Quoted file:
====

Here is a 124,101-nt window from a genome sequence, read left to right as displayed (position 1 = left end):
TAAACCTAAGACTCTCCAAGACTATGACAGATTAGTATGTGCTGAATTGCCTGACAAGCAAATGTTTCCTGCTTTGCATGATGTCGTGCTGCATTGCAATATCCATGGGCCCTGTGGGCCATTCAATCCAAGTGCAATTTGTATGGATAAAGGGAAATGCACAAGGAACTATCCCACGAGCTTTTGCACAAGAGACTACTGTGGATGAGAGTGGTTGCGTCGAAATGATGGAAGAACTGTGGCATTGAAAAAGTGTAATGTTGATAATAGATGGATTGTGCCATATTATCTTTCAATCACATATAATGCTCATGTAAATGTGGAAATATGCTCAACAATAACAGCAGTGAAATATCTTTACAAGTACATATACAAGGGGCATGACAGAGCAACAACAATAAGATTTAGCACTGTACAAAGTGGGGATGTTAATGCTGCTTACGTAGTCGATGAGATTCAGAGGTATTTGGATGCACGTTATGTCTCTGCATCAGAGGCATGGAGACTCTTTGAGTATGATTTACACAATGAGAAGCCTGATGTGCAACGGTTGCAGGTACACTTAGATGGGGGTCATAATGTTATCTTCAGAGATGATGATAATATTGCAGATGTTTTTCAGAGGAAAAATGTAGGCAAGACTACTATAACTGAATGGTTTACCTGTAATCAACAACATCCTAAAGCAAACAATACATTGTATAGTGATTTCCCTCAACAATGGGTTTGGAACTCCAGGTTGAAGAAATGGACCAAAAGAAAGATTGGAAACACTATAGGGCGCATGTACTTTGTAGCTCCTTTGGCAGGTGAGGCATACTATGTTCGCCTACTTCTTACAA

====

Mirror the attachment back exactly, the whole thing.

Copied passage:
Here is a 124,101-nt window from a genome sequence, read left to right as displayed (position 1 = left end):
TAAACCTAAGACTCTCCAAGACTATGACAGATTAGTATGTGCTGAATTGCCTGACAAGCAAATGTTTCCTGCTTTGCATGATGTCGTGCTGCATTGCAATATCCATGGGCCCTGTGGGCCATTCAATCCAAGTGCAATTTGTATGGATAAAGGGAAATGCACAAGGAACTATCCCACGAGCTTTTGCACAAGAGACTACTGTGGATGAGAGTGGTTGCGTCGAAATGATGGAAGAACTGTGGCATTGAAAAAGTGTAATGTTGATAATAGATGGATTGTGCCATATTATCTTTCAATCACATATAATGCTCATGTAAATGTGGAAATATGCTCAACAATAACAGCAGTGAAATATCTTTACAAGTACATATACAAGGGGCATGACAGAGCAACAACAATAAGATTTAGCACTGTACAAAGTGGGGATGTTAATGCTGCTTACGTAGTCGATGAGATTCAGAGGTATTTGGATGCACGTTATGTCTCTGCATCAGAGGCATGGAGACTCTTTGAGTATGATTTACACAATGAGAAGCCTGATGTGCAACGGTTGCAGGTACACTTAGATGGGGGTCATAATGTTATCTTCAGAGATGATGATAATATTGCAGATGTTTTTCAGAGGAAAAATGTAGGCAAGACTACTATAACTGAATGGTTTACCTGTAATCAACAACATCCTAAAGCAAACAATACATTGTATAGTGATTTCCCTCAACAATGGGTTTGGAACTCCAGGTTGAAGAAATGGACCAAAAGAAAGATTGGAAACACTATAGGGCGCATGTACTTTGTAGCTCCTTTGGCAGGTGAGGCATACTATGTTCGCCTACTTCTTACAA